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Detroit Breakdown (Detroit Mysteries) Paperback – May 9, 2016
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Praise for D. E. Johnson:
Motor City Shakedown
“The scenes of Motor City, riding high on the industrial wave, are extraordinarily vivid.”--The New York Times Book Review
“Johnson’s vibrant follow-up to The Detroit Electric Scheme delivers razor-sharp depictions of the Motor City. Johnson brings the turbulence and rampant corruption of the era to life through his flawed yet tenacious lead in this worthy successor to his debut.”--Publishers Weekly (starred review)
“If Dennis Lehane was from Detroit, this is the book he’d write. The Motor City was once the most important city in the world, and D. E. Johnson does a masterful job at making that time and place come alive on the page. Motor City Shakedown is as hard and tough and downright noir as anything I’ve read in recent memory, but it’s got a beating heart, too.”--Steve Hamilton, Edgar Award–winning author of The Lock Artist
“Johnson’s . . . clever weaving of history with intriguing characters makes for an exciting read.”--Kirkus Reviews
The Detroit Electric Scheme
“The surprise ending leaves you gasping and shaking your head at Johnson’s masterful plotting and the menacing tension that forces otherwise good characters to behave despicably. Every bit as powerful as Patricia Highsmith’s Ripley series, this gem of a debut showcases an author to watch very closely.”--Booklist (starred review)
“An empathetic hero and an abundance of interesting historical detail should keep readers engaged.”--Kirkus Reviews
“Full of nonstop action, plot twists and turns, and great insight into the early history of the U.S. car industry, this debut is part coming-of-age tale and part historical mystery. Essential for historical fans.”--Library Journal
“Absorbing.”--The Seattle Times
About the Author
D. E. Johnson, a graduate of Central Michigan University, is a history buff who has been writing fiction since childhood. He comes by his interest in automotive history through his grandfather, who was the vice president of Checker Motors. Johnson is also the author of The Detroit Electric Scheme and Motor City Shakedown and lives with his family near Kalamazoo, Michigan.
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Top Customer Reviews
There is much to like about this historical mystery. I loved all the odd and unusual tidbits woven into the story. Due to the fact the author regularly mentions previous history between the two main characters into play, I recommend also reading the previous two books in the trilogy. Otherwise, this is a fast-paced, succinctly written, mystery is unpredictable, creative, well-researched, and definitely keep you on the edge of your seat.
A history buff, D.E. Johnson's family background in the automotive industry is put to good use in this rattling good yarn about mayhem and murder in a real life Detroit asylum. Eloise Insane Asylum was founded in 1839 and operated continuously until 1984. The name, Eloise Hospital or Sanatorium, not adopted until 1911, it had two main buildings, one was used to treat the mentally ill and the other for the treatment and housing of patients suffering from tuberculosis. Not, you would think, an ideal combination but one which no doubt suited the finances of the County, as after entering either facility, patients (mostly poor or abandoned) were not expected to last long; the old saying: Kill two birds with one stone seems appropriate.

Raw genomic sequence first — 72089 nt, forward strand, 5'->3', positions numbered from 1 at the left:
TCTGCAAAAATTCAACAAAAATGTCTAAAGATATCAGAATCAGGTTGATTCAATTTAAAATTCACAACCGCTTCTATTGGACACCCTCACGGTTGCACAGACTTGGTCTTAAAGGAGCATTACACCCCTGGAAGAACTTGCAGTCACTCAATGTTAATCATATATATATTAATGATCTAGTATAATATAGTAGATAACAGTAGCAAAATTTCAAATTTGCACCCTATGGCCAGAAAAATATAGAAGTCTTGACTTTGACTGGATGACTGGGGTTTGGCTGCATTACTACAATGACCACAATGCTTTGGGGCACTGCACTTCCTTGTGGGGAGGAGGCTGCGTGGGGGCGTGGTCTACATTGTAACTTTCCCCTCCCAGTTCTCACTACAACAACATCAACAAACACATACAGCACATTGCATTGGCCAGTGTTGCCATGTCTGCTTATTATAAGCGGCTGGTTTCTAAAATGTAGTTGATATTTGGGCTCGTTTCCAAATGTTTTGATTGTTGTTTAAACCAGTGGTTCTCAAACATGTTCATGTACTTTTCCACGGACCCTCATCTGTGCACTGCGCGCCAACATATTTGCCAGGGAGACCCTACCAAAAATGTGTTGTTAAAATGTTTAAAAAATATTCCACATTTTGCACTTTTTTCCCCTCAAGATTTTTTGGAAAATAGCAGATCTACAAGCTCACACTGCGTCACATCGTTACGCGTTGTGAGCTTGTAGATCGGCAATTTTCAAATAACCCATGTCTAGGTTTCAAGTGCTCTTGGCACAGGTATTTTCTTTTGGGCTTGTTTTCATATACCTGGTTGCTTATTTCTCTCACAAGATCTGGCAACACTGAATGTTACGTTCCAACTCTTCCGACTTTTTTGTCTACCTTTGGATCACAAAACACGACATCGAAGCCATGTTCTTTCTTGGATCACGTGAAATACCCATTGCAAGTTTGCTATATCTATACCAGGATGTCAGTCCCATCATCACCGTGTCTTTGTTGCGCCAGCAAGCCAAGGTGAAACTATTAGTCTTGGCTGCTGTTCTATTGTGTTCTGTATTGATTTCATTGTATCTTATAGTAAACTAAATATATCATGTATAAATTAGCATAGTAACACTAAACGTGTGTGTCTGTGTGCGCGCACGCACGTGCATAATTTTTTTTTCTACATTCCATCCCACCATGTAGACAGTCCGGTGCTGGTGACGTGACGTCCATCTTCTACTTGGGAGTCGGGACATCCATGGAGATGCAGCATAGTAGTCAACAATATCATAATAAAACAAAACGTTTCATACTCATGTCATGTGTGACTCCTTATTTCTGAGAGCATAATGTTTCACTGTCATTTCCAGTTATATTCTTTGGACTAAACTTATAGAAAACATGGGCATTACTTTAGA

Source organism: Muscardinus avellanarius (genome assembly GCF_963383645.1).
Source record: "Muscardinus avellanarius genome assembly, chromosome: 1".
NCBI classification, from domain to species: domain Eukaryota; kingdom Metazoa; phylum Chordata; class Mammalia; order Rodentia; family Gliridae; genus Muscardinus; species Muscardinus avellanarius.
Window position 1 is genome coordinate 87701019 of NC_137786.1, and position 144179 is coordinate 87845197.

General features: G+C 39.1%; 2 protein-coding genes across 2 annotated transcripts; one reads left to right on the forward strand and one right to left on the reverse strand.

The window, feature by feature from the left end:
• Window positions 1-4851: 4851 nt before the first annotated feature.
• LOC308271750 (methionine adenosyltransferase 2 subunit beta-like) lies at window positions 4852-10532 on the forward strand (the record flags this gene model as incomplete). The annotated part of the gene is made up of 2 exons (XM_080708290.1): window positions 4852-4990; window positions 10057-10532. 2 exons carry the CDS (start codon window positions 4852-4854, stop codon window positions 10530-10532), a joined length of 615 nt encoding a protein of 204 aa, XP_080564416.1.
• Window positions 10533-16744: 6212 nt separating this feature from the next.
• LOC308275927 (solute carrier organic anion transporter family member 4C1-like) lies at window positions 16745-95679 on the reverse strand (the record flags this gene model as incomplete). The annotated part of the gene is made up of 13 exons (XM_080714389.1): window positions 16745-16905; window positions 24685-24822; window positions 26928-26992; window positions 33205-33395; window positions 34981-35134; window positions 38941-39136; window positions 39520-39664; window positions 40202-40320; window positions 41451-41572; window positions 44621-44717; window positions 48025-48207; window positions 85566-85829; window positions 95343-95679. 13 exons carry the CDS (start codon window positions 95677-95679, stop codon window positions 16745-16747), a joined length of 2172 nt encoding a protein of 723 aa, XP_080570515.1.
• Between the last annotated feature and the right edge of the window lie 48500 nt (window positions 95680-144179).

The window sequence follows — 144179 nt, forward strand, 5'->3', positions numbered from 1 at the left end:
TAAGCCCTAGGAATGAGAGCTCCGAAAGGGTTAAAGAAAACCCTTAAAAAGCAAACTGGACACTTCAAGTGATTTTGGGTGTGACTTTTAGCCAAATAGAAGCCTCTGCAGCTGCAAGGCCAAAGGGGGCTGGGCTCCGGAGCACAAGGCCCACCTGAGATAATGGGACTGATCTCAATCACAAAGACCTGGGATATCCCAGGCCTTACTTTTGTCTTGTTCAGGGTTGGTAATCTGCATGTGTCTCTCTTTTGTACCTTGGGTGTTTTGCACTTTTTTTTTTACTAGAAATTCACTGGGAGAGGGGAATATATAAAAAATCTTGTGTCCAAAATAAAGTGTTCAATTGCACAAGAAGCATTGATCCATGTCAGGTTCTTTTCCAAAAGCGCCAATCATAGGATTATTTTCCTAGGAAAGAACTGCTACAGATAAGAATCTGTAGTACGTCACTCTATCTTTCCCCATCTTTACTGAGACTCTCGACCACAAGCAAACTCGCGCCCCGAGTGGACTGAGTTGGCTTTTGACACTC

The story begins as Elizabeth Hume, a good gal to know if you're in a tight corner, and Will Anderson, her likeable but somewhat rash ex-fiancé, field a call from Eloise Asylum - a patient has died and Elizabeth's cousin, Robert will more than likely be charged with murder. Robert's incarceration at Eloise, a family secret, he has not had a visit from his family for ten years. Will and Elizabeth jump in her Baker Electric car and motor post haste to the asylum. Distraught at Robert's wafer thin, terrified appearance, Elizabeth, unwilling to believe he is capable of murder, determines to find out who the murderer is and in so doing, set Robert free from what can only be described as a hell-hole.
Will, anxious to help, is sure Elizabeth is not telling him the whole truth about her relationship with Robert. She's not - Robert is her older brother and Elizabeth is afraid that she may also be touched by the Hume family madness. Will suggests they request help from Detective Riordan, an officer of the law, who has helped them on previous occasions. The three meet and brainstorm ways to extricate Robert from the threat of a murder charge. Will, eager to do anything that will reinstate his engagement with Elizabeth, comes up with the idea of having himself committed to the asylum to investigate and find the real killer. This seemed like a pretty dopey idea to me as the Eloise medical staff and on-site police force were noticeably weird, but hey, the things a guy will do for love.